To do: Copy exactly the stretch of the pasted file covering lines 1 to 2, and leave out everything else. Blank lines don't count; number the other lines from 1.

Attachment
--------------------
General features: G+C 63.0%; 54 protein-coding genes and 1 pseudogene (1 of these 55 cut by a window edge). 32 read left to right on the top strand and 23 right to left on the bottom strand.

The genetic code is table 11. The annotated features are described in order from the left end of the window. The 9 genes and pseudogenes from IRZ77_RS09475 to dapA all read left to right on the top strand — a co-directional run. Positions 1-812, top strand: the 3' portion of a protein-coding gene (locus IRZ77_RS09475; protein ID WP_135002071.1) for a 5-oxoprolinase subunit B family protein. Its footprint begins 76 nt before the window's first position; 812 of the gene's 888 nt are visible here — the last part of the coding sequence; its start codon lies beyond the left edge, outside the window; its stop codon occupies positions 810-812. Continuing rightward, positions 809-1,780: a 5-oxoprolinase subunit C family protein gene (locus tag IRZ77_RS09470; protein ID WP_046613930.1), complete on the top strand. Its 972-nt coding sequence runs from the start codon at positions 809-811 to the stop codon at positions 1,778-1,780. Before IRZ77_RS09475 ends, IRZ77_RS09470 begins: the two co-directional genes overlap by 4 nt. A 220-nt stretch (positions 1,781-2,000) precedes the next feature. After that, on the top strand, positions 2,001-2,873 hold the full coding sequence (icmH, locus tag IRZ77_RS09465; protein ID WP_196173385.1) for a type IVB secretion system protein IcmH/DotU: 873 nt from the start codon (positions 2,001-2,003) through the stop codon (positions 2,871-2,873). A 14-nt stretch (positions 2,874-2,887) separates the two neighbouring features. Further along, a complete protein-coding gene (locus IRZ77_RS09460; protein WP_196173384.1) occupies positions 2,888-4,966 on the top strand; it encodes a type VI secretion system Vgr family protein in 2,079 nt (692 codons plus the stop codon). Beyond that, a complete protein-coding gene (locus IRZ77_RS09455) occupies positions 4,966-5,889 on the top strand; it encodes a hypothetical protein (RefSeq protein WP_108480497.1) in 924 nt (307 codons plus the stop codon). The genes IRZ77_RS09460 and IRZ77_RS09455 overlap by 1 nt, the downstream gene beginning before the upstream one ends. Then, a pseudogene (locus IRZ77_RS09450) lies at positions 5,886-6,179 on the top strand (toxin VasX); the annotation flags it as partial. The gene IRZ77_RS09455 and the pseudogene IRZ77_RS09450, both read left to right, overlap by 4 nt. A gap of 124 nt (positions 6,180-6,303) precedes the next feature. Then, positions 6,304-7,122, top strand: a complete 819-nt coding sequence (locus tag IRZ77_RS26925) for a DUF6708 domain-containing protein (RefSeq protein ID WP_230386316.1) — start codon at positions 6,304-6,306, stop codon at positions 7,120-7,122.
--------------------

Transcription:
General features: G+C 63.0%; 54 protein-coding genes and 1 pseudogene (1 of these 55 cut by a window edge). 32 read left to right on the top strand and 23 right to left on the bottom strand.

The genetic code is table 11. The annotated features are described in order from the left end of the window. The 9 genes and pseudogenes from IRZ77_RS09475 to dapA all read left to right on the top strand — a co-directional run. Positions 1-812, top strand: the 3' portion of a protein-coding gene (locus IRZ77_RS09475; protein ID WP_135002071.1) for a 5-oxoprolinase subunit B family protein. Its footprint begins 76 nt before the window's first position; 812 of the gene's 888 nt are visible here — the last part of the coding sequence; its start codon lies beyond the left edge, outside the window; its stop codon occupies positions 810-812. Continuing rightward, positions 809-1,780: a 5-oxoprolinase subunit C family protein gene (locus tag IRZ77_RS09470; protein ID WP_046613930.1), complete on the top strand. Its 972-nt coding sequence runs from the start codon at positions 809-811 to the stop codon at positions 1,778-1,780. Before IRZ77_RS09475 ends, IRZ77_RS09470 begins: the two co-directional genes overlap by 4 nt. A 220-nt stretch (positions 1,781-2,000) precedes the next feature. After that, on the top strand, positions 2,001-2,873 hold the full coding sequence (icmH, locus tag IRZ77_RS09465; protein ID WP_196173385.1) for a type IVB secretion system protein IcmH/DotU: 873 nt from the start codon (positions 2,001-2,003) through the stop codon (positions 2,871-2,873). A 14-nt stretch (positions 2,874-2,887) separates the two neighbouring features. Further along, a complete protein-coding gene (locus IRZ77_RS09460; protein WP_196173384.1) occupies positions 2,888-4,966 on the top strand; it encodes a type VI secretion system Vgr family protein in 2,079 nt (692 codons plus the stop codon). Beyond that, a complete protein-coding gene (locus IRZ77_RS09455) occupies positions 4,966-5,889 on the top strand; it encodes a hypothetical protein (RefSeq protein WP_108480497.1) in 924 nt (307 codons plus the stop codon). The genes IRZ77_RS09460 and IRZ77_RS09455 overlap by 1 nt, the downstream gene beginning before the upstream one ends. Then, a pseudogene (locus IRZ77_RS09450) lies at positions 5,886-6,179 on the top strand (toxin VasX); the annotation flags it as partial. The gene IRZ77_RS09455 and the pseudogene IRZ77_RS09450, both read left to right, overlap by 4 nt. A gap of 124 nt (positions 6,180-6,303) precedes the next feature. Then, positions 6,304-7,122, top strand: a complete 819-nt coding sequence (locus tag IRZ77_RS26925) for a DUF6708 domain-containing protein (RefSeq protein ID WP_230386316.1) — start codon at positions 6,304-6,306, stop codon at positions 7,120-7,122.